Clearly images are not optimized well enough either, as mentioned in the previous section, and given their size images are probably still the first thing to optimize. However, compared to other resource types, images are miles ahead.

RWD sites are “lighter” than regular desktop websites

Even on the largest resolution, the average page weight in this test suite is ~1.2 MB. This is quite small compared to the overall ~1.4MB average page size, and almost on par with the average home page size of the top 100 websites.

Given the performance issues on the smaller screen, I wouldn’t claim RWD developers are more performance aware than average. However, RWD does force you to think about what’s really needed on your page, which can lead to less clutter on the page – and thus fewer bytes.

And of course there is the possibility the sites inventoried by http://mediaqueri.es/ are not representative enough to compare to the bigger list of websites HTTP Archive tracks. Until we have more known RWD sites we don’t have much we can do about this concern, except take some of the comparisons with a grain of salt.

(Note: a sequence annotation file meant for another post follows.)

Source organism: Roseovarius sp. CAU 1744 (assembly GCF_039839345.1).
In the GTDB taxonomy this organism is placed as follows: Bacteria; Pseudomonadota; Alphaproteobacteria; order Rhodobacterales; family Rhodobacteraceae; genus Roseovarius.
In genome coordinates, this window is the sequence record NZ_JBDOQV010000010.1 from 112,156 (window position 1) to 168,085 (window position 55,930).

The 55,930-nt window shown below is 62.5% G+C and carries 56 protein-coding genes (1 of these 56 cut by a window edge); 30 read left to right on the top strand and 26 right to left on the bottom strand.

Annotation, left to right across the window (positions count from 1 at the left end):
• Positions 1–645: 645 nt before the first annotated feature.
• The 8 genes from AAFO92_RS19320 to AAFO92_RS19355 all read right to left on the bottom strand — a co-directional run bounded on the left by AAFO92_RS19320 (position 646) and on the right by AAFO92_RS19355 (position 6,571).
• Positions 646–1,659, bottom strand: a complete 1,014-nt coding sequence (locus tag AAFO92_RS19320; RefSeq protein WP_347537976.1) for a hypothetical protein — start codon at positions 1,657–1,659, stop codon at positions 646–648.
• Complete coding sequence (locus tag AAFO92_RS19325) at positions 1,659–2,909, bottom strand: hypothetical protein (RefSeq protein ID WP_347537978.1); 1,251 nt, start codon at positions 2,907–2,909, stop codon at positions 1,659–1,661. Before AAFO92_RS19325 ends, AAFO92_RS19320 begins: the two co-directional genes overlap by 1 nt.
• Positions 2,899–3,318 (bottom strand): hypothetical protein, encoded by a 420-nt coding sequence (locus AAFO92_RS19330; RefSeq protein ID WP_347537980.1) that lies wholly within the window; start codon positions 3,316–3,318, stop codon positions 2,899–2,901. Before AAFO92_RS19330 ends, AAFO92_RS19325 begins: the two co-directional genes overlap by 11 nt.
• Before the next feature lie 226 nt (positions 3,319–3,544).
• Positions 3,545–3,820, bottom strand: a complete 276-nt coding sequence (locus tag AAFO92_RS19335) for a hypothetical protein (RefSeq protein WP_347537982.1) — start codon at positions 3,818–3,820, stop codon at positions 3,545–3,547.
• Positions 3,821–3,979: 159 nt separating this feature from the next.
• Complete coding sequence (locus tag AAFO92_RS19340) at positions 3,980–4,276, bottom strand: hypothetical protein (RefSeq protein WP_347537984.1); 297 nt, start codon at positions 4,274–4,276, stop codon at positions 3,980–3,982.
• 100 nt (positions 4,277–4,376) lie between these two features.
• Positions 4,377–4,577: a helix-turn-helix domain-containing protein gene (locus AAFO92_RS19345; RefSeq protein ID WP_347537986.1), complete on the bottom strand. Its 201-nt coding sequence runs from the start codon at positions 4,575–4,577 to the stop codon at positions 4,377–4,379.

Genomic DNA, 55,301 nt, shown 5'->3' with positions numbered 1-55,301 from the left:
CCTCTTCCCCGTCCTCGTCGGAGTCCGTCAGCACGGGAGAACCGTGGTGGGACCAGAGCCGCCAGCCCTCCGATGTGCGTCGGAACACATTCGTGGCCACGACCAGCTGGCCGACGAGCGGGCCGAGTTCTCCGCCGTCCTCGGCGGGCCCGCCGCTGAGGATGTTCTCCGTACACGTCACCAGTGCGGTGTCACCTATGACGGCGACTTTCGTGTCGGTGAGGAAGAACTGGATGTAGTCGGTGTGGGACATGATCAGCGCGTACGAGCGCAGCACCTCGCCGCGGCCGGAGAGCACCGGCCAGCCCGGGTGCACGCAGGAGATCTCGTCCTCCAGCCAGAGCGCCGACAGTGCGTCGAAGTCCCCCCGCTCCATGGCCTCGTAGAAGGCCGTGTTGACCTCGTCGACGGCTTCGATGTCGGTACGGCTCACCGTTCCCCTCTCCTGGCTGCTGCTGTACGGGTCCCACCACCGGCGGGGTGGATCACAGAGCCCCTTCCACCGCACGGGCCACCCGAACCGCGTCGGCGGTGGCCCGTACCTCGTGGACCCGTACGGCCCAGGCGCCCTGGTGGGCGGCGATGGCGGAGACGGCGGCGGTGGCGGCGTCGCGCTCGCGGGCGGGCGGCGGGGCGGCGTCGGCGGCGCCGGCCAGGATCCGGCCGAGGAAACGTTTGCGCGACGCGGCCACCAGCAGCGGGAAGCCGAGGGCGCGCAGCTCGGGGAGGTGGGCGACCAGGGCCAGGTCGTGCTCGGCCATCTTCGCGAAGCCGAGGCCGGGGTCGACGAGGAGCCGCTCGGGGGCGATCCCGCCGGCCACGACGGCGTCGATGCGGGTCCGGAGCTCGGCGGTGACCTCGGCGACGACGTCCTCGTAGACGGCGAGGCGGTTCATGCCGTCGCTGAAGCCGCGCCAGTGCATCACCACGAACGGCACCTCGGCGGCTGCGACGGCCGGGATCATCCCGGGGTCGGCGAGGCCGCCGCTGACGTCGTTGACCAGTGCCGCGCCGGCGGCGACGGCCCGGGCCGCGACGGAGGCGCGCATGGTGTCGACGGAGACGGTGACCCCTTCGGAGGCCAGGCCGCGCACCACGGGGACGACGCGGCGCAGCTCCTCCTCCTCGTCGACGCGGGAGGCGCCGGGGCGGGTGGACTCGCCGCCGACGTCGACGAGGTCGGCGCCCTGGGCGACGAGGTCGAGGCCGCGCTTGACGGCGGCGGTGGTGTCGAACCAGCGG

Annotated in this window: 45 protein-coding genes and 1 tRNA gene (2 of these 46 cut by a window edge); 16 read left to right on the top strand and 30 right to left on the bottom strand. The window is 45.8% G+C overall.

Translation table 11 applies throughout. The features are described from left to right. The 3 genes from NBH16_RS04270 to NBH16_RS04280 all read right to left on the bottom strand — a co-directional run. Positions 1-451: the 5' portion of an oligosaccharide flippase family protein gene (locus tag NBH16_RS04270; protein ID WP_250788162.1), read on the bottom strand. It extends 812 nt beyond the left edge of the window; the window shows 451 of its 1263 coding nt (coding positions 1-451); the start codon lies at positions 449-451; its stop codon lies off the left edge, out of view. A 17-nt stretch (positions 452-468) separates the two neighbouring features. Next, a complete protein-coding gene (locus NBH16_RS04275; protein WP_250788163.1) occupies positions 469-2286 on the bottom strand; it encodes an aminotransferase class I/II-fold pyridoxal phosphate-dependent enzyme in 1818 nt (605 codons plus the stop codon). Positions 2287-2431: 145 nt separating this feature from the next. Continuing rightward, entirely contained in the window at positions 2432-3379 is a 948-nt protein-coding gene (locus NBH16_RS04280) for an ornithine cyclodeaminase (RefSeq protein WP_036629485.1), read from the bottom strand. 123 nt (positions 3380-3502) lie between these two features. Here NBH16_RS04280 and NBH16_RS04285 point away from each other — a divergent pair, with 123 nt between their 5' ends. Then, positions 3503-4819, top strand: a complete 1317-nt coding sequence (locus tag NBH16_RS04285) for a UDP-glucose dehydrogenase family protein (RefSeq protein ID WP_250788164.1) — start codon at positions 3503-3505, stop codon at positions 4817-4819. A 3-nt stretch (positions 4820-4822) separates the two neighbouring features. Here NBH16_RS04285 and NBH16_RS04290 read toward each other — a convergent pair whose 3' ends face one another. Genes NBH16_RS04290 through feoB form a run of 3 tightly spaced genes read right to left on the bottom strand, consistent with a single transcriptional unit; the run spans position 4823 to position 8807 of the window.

RWD sites use less JS and more CSS than average

Somewhat surprisingly, only ~10.5% of page bytes (on average) came from JS files, compared to ~15% on websites in general. The gap sounds even bigger in absolute numbers – an average RWD site uses ~120KB of JS instead of the overall average of ~220KB. This may again be attributed to the more minimalist design, or perhaps the need to make these sites work across more old mobile browsers – thus relying less on JavaScript.

However, RWD sites compensate for that with CSS weight, which accounted for 7.5% of RWD site page bytes, compared to 2.5% or less on websites overall. Despite being smaller overall, the average RWD site packs 85KB compared to the 36KB an average website uses – roughly 2.5x more. This part is not surprising at all, as much of RWD relies on CSS, and browser compatibility often requires duplicating CSS content, but it seems to be an area to improve in.

Comparing Requests

Since performance is made up of more than just byte download, this second chart outlines the average number of requests per resolution, again split by content type.